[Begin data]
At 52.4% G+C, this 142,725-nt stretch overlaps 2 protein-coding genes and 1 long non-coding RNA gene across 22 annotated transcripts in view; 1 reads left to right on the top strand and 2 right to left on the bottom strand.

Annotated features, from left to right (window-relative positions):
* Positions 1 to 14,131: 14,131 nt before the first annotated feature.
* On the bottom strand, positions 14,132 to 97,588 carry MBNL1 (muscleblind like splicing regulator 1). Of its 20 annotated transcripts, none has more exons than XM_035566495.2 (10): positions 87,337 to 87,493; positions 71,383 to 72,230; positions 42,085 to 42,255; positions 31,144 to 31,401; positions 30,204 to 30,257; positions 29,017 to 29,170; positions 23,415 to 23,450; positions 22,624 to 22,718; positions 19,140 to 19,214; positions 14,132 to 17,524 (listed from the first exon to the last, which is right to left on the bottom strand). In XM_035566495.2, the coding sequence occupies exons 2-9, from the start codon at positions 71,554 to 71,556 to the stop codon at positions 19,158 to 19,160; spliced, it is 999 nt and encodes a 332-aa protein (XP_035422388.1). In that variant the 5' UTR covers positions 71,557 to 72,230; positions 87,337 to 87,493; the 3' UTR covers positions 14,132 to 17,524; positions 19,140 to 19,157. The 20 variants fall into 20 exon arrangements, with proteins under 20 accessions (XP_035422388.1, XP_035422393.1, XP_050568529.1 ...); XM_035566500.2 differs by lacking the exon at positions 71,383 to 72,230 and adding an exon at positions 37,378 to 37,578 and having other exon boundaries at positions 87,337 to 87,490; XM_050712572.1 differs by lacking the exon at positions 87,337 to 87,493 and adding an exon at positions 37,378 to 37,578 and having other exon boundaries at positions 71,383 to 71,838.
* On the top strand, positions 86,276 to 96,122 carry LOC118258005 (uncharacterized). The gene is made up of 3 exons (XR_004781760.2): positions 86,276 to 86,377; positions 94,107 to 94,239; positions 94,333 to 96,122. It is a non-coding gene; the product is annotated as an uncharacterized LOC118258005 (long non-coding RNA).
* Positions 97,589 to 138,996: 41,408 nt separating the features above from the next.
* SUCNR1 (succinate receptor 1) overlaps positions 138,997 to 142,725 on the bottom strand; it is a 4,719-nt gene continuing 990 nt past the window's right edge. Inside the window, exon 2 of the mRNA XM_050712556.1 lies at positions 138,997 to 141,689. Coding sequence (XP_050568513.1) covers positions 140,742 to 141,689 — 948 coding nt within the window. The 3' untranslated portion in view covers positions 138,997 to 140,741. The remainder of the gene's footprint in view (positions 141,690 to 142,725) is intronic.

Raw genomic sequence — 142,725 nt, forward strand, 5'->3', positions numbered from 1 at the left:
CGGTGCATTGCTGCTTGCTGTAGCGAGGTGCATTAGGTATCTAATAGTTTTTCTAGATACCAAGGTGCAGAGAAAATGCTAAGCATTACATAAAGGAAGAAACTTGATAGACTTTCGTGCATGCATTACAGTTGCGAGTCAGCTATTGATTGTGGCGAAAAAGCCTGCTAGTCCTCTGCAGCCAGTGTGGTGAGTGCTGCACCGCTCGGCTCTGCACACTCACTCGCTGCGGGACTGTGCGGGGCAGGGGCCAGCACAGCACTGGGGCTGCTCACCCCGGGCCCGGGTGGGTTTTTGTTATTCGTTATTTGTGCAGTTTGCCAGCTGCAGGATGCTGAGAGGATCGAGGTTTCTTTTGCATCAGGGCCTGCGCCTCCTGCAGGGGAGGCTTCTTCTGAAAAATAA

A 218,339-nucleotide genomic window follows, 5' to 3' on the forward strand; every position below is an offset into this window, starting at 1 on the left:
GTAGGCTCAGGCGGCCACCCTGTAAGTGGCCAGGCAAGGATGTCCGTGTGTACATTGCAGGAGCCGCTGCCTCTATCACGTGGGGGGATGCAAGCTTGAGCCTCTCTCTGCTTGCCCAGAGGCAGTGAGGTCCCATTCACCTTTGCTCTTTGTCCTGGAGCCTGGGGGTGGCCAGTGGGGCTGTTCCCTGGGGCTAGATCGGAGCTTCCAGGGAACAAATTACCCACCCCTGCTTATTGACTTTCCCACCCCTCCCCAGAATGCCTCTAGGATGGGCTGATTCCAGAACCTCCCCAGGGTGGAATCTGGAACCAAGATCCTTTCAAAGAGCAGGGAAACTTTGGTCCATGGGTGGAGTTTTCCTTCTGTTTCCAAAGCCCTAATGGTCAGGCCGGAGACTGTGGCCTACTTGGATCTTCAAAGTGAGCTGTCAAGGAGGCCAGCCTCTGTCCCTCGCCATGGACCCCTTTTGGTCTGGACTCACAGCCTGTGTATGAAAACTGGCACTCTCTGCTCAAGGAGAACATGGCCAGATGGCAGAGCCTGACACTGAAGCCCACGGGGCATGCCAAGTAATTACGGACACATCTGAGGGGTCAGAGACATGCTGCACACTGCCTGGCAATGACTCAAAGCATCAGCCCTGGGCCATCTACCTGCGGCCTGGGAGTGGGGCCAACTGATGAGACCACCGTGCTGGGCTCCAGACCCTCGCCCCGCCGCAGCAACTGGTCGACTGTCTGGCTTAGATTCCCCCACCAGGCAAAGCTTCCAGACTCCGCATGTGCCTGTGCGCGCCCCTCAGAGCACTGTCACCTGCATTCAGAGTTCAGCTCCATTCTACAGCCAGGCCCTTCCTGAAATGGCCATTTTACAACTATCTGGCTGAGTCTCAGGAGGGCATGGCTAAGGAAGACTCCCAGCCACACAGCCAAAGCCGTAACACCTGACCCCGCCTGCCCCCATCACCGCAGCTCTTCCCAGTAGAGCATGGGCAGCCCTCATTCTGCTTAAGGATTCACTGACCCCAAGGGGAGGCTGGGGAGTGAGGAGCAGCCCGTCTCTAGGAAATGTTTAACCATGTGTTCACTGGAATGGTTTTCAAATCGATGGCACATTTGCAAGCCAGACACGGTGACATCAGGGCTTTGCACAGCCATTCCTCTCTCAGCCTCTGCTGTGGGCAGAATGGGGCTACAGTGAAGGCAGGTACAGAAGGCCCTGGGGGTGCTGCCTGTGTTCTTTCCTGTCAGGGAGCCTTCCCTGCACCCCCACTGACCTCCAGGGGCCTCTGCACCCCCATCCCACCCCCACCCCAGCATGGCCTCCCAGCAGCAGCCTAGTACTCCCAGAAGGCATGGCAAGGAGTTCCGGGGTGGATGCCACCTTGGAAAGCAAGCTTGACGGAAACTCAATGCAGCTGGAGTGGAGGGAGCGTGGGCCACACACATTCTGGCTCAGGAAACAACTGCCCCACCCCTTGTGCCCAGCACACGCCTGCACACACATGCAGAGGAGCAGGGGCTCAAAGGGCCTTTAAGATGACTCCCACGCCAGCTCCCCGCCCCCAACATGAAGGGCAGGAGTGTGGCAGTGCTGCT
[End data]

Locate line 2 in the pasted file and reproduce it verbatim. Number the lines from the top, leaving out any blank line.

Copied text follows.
Annotated features, from left to right (window-relative positions):